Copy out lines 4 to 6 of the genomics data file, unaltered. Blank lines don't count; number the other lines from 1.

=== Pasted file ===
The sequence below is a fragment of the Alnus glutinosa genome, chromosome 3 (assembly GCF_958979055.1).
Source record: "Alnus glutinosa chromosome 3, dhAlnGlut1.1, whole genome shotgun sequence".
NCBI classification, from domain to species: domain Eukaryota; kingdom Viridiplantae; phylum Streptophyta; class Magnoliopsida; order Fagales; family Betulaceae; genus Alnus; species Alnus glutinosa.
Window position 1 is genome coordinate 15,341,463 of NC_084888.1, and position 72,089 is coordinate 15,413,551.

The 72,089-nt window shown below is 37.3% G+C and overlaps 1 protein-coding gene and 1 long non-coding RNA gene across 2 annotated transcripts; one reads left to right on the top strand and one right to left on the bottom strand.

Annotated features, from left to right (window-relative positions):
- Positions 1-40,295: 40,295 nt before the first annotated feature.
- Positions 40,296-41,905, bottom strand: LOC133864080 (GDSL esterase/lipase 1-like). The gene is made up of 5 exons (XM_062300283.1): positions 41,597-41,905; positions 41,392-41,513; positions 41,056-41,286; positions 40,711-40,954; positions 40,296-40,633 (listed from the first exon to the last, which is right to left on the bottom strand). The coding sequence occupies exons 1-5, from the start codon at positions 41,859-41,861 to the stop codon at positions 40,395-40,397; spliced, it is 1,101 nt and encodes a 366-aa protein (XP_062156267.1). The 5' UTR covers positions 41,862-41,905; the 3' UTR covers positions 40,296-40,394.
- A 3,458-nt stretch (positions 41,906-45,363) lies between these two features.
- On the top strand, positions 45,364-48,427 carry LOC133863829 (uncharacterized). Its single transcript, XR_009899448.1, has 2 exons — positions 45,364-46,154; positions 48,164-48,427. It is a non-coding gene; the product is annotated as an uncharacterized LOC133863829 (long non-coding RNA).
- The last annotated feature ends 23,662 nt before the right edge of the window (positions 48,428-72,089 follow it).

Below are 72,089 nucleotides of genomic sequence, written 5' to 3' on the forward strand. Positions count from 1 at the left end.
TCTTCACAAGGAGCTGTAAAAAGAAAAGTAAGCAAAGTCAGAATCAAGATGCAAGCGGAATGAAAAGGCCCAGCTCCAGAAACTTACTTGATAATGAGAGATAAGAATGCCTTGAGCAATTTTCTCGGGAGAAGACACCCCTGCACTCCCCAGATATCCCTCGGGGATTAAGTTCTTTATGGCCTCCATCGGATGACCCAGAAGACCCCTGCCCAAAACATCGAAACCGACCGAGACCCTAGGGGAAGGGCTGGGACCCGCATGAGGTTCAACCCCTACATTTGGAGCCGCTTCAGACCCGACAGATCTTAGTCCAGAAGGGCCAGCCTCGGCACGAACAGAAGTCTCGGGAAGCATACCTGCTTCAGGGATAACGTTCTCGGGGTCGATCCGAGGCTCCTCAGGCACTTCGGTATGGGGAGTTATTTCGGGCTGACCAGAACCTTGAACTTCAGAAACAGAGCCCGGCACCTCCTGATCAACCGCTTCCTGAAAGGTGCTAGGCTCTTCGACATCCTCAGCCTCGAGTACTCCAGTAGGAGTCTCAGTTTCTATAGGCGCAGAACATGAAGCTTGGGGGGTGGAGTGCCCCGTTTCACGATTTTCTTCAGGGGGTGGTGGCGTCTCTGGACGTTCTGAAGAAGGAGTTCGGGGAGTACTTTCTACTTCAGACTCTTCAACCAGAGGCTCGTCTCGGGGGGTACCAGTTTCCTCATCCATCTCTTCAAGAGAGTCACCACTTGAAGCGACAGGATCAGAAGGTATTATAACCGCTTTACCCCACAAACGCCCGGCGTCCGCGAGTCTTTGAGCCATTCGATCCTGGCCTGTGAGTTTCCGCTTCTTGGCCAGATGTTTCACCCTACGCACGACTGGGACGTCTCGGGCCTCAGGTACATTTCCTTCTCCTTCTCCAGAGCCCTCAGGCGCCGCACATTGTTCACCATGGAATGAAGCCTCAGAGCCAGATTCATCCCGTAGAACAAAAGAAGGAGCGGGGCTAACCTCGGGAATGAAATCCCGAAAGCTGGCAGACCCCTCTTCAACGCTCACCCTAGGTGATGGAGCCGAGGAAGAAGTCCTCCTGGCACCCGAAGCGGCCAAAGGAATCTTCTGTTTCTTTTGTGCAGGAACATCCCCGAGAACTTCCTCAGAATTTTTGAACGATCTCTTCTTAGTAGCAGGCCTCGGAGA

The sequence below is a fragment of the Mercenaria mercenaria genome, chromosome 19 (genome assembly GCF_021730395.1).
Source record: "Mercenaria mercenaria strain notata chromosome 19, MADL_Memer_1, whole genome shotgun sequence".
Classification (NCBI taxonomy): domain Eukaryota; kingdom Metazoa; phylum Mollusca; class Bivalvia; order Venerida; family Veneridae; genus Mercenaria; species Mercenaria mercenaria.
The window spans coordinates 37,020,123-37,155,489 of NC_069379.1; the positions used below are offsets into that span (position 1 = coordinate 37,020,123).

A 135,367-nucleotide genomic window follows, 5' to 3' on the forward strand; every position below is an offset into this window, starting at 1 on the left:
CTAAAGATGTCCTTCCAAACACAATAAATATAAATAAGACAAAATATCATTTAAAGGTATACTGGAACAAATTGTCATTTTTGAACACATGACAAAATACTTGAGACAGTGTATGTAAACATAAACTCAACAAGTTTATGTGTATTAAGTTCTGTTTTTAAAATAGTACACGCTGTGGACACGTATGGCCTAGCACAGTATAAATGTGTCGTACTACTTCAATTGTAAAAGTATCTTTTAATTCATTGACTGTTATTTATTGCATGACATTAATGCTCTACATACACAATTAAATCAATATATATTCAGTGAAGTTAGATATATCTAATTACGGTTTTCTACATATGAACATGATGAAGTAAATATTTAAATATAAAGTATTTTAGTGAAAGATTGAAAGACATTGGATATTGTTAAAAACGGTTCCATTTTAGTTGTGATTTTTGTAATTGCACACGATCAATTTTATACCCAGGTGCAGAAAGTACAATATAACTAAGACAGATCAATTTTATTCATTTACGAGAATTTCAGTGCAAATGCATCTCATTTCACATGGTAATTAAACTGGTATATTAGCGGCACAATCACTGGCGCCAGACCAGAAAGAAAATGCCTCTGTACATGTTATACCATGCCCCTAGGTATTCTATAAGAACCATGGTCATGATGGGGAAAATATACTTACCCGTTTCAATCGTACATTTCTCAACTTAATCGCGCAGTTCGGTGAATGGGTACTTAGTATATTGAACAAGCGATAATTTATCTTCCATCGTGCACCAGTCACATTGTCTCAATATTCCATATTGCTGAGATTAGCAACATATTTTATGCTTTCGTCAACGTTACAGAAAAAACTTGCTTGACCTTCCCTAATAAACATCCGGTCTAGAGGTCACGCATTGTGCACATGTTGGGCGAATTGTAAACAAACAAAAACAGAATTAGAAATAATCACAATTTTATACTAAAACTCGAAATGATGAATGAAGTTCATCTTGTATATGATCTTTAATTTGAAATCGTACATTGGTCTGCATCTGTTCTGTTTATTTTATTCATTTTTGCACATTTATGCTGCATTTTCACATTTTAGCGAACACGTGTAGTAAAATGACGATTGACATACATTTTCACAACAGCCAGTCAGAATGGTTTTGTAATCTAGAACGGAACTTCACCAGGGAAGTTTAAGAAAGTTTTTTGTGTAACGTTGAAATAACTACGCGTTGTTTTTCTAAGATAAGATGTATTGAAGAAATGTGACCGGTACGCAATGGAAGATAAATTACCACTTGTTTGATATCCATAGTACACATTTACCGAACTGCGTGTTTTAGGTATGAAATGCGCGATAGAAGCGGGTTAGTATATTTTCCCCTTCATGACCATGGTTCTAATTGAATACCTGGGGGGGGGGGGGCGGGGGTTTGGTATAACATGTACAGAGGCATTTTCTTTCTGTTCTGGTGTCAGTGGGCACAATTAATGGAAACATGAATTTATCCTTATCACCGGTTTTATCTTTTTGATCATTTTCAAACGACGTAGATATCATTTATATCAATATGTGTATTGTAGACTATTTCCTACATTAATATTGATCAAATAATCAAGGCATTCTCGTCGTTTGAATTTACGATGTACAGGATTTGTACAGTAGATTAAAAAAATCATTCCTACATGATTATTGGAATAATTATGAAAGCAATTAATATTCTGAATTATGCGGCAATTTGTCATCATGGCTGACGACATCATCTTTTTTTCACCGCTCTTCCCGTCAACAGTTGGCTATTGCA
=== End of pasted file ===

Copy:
Window position 1 is genome coordinate 15,341,463 of NC_084888.1, and position 72,089 is coordinate 15,413,551.

The 72,089-nt window shown below is 37.3% G+C and overlaps 1 protein-coding gene and 1 long non-coding RNA gene across 2 annotated transcripts; one reads left to right on the top strand and one right to left on the bottom strand.

Annotated features, from left to right (window-relative positions):